E: Men in revolt within the chaotic life of the great cities, or men who have passed through the storms of steel and fire and the destructions of the last total wars, or have grown up in the bombed-out zones, are the ones who possess in greater measure the premises for the reconquest of a higher sense of life and for an existential overcoming, not theoretical but genuine, of all the problems of man in crisis.


Not included in the final video:

H: Make me one with everything. So goes the Buddhist’s humble request to the hot-dog vendor. But when the Buddhist hands over a twenty-dollar bill to the vendor, in return for his slathered bun, he waits a long time for his change. Finally asking for it, he is informed that “change comes only from within.” All such rhetoric is almost too easy to parody.

E: If we stop at the outward character of these peculiar documents of Zen, we are led to think of the style and the intentions of certain para-artistic compositions, which are not only surrealistic, but above all dada-istic, aiming at something which goes beyond a mere épater le bourgeois by jumbles of words and associations of ideas devoid of all logical basis or in any way intelligible by the canons of common sense. But the external analogy already indicates the difference, so to speak, regarding the point to be arrived at. We may at once state that the difference consists of the presence of a metaphysical background in the case of Zen, and in the utter lack of such a background in the second case, wherein everything is reduced to “a disordered urge to evasion, to the will to evoke the primordial, incoherent, howling, mad and burning chaos,” without any positive element as a counterpart of a problematic action destructive of and disintegrating normal mentality.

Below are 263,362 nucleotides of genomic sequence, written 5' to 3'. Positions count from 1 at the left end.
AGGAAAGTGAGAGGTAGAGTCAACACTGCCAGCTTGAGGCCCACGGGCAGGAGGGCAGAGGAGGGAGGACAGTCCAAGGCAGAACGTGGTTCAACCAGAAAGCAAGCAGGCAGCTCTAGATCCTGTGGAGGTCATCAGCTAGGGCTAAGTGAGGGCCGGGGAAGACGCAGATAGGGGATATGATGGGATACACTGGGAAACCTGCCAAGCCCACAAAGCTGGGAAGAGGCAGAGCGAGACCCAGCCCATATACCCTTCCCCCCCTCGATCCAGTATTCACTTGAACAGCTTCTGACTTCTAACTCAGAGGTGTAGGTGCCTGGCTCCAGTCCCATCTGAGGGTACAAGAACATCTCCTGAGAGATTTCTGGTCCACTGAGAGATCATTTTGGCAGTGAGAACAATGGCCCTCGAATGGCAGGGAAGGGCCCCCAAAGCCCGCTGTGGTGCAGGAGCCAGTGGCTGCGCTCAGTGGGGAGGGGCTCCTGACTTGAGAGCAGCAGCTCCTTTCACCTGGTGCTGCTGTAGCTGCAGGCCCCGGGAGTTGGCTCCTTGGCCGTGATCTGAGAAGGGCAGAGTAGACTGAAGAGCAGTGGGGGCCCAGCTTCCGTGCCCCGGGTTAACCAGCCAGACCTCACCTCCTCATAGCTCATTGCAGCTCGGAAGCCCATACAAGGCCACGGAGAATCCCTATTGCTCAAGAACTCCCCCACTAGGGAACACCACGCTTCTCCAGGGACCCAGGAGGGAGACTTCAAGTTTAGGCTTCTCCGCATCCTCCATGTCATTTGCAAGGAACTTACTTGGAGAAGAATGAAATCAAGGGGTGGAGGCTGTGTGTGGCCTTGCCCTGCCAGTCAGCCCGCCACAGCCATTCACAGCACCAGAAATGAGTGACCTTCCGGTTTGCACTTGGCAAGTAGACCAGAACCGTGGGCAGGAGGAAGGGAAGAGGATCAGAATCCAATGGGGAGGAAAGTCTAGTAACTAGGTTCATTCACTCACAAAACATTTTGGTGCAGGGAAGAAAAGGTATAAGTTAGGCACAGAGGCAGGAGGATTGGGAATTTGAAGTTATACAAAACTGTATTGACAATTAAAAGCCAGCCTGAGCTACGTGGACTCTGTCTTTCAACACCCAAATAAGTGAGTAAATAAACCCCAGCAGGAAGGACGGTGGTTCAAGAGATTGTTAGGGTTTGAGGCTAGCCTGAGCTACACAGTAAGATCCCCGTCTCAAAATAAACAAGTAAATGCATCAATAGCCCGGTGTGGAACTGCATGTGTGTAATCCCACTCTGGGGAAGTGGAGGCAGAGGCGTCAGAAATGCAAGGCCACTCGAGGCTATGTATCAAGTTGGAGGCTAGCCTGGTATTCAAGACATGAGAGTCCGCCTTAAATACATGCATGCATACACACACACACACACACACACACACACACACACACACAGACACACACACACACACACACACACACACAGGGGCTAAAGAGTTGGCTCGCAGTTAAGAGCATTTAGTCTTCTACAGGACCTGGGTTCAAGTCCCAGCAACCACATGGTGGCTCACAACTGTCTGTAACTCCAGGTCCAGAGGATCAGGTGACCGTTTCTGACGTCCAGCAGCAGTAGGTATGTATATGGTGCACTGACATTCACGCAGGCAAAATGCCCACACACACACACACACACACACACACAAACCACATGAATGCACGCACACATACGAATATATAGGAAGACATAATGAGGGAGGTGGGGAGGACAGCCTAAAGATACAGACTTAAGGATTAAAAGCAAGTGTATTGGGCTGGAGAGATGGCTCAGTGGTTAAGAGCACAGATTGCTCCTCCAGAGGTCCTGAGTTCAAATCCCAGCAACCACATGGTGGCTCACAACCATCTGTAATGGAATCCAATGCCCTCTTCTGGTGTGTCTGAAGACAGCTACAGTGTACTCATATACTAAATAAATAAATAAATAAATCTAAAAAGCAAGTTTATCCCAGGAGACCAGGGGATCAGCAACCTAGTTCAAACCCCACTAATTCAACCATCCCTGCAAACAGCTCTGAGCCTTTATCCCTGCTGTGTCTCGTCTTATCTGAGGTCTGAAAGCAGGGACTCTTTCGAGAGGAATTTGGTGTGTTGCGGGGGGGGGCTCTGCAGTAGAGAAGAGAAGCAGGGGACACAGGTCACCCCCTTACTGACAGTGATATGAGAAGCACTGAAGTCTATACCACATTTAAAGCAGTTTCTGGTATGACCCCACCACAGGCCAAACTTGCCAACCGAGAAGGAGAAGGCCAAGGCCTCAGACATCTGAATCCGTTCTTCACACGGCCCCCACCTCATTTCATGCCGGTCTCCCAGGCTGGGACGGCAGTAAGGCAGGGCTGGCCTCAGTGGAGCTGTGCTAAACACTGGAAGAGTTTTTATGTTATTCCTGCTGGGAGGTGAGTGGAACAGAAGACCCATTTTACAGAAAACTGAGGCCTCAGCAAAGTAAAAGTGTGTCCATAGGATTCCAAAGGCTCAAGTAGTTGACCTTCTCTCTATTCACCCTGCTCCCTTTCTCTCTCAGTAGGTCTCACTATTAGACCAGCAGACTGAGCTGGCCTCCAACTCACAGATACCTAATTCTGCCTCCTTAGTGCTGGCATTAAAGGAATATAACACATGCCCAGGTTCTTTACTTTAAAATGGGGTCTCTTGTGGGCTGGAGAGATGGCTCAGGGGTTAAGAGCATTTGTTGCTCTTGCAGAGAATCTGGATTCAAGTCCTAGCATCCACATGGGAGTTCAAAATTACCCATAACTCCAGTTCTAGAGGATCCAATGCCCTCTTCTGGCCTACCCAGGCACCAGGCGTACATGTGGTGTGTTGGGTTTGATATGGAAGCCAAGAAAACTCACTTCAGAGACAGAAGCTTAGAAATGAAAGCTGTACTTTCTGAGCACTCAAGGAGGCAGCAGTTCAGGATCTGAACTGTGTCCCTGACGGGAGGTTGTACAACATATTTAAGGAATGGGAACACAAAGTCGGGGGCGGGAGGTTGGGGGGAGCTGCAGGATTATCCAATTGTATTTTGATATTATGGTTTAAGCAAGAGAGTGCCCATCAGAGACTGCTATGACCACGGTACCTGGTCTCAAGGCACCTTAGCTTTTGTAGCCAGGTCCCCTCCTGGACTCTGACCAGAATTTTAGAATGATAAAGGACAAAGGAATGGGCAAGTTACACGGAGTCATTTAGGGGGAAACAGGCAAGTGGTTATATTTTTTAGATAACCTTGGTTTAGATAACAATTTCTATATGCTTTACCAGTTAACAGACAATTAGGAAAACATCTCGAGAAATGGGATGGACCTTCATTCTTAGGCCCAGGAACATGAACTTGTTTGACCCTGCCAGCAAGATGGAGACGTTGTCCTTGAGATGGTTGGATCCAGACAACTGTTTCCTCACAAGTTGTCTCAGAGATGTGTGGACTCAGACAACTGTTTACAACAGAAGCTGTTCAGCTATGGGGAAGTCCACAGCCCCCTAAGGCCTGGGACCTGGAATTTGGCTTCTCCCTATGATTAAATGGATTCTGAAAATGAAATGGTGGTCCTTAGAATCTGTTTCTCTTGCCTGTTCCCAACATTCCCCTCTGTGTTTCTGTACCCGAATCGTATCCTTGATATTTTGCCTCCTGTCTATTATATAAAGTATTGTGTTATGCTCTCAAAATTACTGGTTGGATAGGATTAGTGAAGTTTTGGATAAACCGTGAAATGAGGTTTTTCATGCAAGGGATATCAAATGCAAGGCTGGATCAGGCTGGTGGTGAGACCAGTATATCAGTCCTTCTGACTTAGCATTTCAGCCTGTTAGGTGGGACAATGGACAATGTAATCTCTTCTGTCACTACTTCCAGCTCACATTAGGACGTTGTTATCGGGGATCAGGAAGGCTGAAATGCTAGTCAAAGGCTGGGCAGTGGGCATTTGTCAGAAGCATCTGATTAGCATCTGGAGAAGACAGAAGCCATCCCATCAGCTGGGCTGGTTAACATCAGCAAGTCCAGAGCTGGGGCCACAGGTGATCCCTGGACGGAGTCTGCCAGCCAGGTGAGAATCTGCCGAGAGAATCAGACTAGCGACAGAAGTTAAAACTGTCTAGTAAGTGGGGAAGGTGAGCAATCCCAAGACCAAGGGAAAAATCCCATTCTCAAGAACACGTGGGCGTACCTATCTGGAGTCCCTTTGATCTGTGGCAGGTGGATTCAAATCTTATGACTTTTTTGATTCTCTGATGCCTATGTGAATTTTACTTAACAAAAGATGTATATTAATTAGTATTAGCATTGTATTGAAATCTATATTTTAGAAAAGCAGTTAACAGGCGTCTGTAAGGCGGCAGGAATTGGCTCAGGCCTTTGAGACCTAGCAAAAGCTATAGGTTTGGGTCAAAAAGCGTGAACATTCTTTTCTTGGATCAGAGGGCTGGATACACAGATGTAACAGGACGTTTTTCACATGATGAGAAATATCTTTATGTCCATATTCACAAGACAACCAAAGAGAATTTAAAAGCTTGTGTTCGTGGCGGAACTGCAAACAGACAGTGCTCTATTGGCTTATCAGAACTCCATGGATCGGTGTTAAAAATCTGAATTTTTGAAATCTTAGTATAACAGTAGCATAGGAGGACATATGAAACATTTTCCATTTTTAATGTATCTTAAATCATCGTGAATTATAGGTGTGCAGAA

Posted: May 30th, 2012 | Tradition 7 Comments »

7 Comments on “Julius Evola vs. Christopher Hitchens”

  1. 1 ESB said at 11:51 pm on May 30th, 2012:

    What are the sources for these quotes? Even only some of them would be good.

  2. 2 Avery said at 5:29 am on June 1st, 2012:

    The Evola ones are from his main 3 books except for the one I didn’t use, which is from an article in East and West.

    Hitchens quotes are mostly from God is Not Great (even the one about sex in Heaven, which I assure you is not out of context). “Celestial dictator”, “happiness” quotes are from his YouTube videos on the meaning of life; he also said these things in other debates that are not on YouTube.

  3. 3 Avery said at 5:35 am on June 1st, 2012:

    Specifically: the final three Evola quotes are from Ride the Tiger and the last one appears totally out of the blue in the middle of the book.

    The first and third are from Men Among the Ruins. The second I found on Gornahoor.

  4. 4 heiligenschein said at 3:20 am on June 11th, 2012:

    I was surprised a minute ago to see that this had been posted on r/new_right/ — nice to see that you’re a reader over there.

  5. 5 DimmingStylite said at 2:38 am on September 22nd, 2012:

    Awesome. This should be mandatory reading in every school in the country. Evola is the philosophical steed on which I ride into battle.

  6. 6 Jim Buck said at 7:59 pm on January 5th, 2013:

    Monocled Mauler v Artless Atheist: no contest.

  7. 7 Julius Evola vs. Christopher Hitchens « Nomad Forgotten said at 7:36 am on January 10th, 2013: